While driven to launch her own baking business, pursuing a dream in the culinary arts was economically challenging for Klohr. In the United States, culinary schools can open doors to future careers, but the cost of entry can be upwards of $36,000 a year.

Through a friend, Klohr learned about La Cocina VA, a nonprofit dedicated to providing job training and entrepreneurship development services at a training facility in the Washington, D.C-area.

La Cocina VA's, which translates to "the kitchen" in Spanish, offers its Bilingual Culinary Training program to prepare low-and moderate-income individuals from diverse backgrounds to launch careers in the food industry.

That program gave Klohr the ability to fully immerse herself in the baking industry within a professional kitchen facility and receive training in an array of subjects including culinary skills, food safety, career development and English language classes.

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This article originally appeared on 11.21.16


Photographer Katie Joy Crawford had been battling anxiety for 10 years when she decided to face it straight on by turning the camera lens on herself.

In 2015, Upworthy shared Crawford's self-portraits and our readers responded with tons of empathy. One person said, "What a wonderful way to express what words cannot." Another reader added, "I think she hit the nail right on the head. It's like a constant battle with yourself. I often feel my emotions battling each other."

So we wanted to go back and talk to the photographer directly about this soul-baring project.

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When a pet is admitted to a shelter it can be a traumatizing experience. Many are afraid of their new surroundings and are far from comfortable showing off their unique personalities. The problem is that's when many of them have their photos taken to appear in online searches.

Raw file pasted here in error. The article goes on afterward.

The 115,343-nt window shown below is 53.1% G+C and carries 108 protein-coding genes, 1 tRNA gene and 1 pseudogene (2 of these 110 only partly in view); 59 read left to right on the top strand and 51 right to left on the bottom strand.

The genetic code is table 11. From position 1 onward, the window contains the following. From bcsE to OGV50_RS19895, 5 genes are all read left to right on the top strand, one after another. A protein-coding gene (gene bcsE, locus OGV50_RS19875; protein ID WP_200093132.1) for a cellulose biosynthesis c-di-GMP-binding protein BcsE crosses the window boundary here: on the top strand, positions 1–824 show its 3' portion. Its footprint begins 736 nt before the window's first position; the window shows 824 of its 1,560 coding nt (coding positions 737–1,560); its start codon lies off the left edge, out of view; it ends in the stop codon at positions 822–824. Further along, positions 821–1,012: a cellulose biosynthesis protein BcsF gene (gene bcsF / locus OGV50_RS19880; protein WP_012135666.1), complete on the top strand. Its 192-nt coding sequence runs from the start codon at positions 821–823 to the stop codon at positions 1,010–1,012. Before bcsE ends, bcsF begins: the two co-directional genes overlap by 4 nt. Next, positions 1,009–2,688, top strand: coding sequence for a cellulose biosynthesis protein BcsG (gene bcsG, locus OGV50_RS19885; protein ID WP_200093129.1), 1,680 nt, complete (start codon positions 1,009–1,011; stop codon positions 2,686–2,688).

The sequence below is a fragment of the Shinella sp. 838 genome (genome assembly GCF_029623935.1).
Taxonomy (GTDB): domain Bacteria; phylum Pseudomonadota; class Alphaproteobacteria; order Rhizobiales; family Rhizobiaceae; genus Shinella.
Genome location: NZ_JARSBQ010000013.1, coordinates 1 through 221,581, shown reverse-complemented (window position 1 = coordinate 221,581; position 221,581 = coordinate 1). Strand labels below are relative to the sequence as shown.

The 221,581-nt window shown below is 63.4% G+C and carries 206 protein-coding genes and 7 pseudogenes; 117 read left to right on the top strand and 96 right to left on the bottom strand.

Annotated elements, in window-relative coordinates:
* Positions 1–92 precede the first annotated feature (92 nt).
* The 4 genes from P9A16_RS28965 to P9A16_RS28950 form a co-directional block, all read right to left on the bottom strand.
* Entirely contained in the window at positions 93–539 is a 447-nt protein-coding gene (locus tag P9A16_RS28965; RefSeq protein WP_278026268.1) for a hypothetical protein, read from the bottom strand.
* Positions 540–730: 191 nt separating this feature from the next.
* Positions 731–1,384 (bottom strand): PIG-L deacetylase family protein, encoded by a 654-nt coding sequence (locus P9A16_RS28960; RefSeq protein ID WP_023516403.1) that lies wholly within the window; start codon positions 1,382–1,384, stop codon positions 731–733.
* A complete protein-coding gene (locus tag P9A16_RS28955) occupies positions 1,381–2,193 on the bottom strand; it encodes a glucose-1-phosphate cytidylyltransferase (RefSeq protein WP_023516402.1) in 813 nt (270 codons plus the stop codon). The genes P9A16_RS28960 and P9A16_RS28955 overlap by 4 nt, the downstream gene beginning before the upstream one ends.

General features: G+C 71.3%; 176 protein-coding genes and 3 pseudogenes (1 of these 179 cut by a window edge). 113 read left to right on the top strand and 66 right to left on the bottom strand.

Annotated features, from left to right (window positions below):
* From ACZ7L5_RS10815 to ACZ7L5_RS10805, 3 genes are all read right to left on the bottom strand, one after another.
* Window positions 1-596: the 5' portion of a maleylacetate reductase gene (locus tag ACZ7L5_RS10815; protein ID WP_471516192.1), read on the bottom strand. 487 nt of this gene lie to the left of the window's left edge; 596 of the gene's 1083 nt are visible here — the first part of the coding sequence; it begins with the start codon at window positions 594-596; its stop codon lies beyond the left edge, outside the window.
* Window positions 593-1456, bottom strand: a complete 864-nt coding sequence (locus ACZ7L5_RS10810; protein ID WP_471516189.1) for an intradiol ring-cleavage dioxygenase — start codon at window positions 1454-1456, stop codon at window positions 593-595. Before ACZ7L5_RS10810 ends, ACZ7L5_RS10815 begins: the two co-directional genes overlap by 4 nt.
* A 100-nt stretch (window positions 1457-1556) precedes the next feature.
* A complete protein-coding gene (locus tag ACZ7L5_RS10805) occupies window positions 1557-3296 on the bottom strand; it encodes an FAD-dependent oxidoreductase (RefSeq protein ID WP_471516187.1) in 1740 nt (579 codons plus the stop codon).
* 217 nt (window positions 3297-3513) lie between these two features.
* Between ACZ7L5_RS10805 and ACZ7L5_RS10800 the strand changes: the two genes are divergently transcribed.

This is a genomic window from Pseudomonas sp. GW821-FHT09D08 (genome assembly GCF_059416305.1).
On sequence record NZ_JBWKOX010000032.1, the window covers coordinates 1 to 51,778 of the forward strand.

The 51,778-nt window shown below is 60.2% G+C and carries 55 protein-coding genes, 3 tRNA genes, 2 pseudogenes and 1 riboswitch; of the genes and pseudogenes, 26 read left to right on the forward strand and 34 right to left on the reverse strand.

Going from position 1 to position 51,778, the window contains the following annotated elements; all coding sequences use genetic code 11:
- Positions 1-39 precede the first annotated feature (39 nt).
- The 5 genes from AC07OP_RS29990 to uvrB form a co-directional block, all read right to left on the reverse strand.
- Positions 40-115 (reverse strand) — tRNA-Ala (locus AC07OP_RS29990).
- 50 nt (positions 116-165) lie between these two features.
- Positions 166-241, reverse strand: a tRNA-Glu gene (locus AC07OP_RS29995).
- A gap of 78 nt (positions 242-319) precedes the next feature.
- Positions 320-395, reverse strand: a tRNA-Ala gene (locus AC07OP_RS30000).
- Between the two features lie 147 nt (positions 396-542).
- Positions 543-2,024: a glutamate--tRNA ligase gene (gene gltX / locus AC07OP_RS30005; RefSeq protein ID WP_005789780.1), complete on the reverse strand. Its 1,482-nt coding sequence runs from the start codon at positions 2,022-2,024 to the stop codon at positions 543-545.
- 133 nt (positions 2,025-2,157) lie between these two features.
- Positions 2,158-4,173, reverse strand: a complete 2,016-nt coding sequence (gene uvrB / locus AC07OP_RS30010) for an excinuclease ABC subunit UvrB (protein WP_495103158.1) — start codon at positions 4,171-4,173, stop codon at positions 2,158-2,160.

Chewy, the pet retailer who has dedicated themselves to supporting shelters and rescues throughout the country, recognized the important work of a couple in Tampa, FL who have been taking professional photos of shelter pets to help get them adopted.

"If it's a photo of a scared animal, most people, subconsciously or even consciously, are going to skip over it," pet photographer Adam Goldberg says. "They can't visualize that dog in their home."

Adam realized the importance of quality shelter photos while working as a social media specialist for the Humane Society of Broward County in Fort Lauderdale, Florida.

"The photos were taken top-down so you couldn't see the size of the pet, and the flash would create these red eyes," he recalls. "Sometimes [volunteers] would shoot the photos through the chain-link fences."

That's why Adam and his wife, Mary, have spent much of their free time over the past five years photographing over 1,200 shelter animals to show off their unique personalities to potential adoptive families. The Goldbergs' wonderful work was recently profiled by Chewy in the video above entitled, "A Day in the Life of a Shelter Pet Photographer."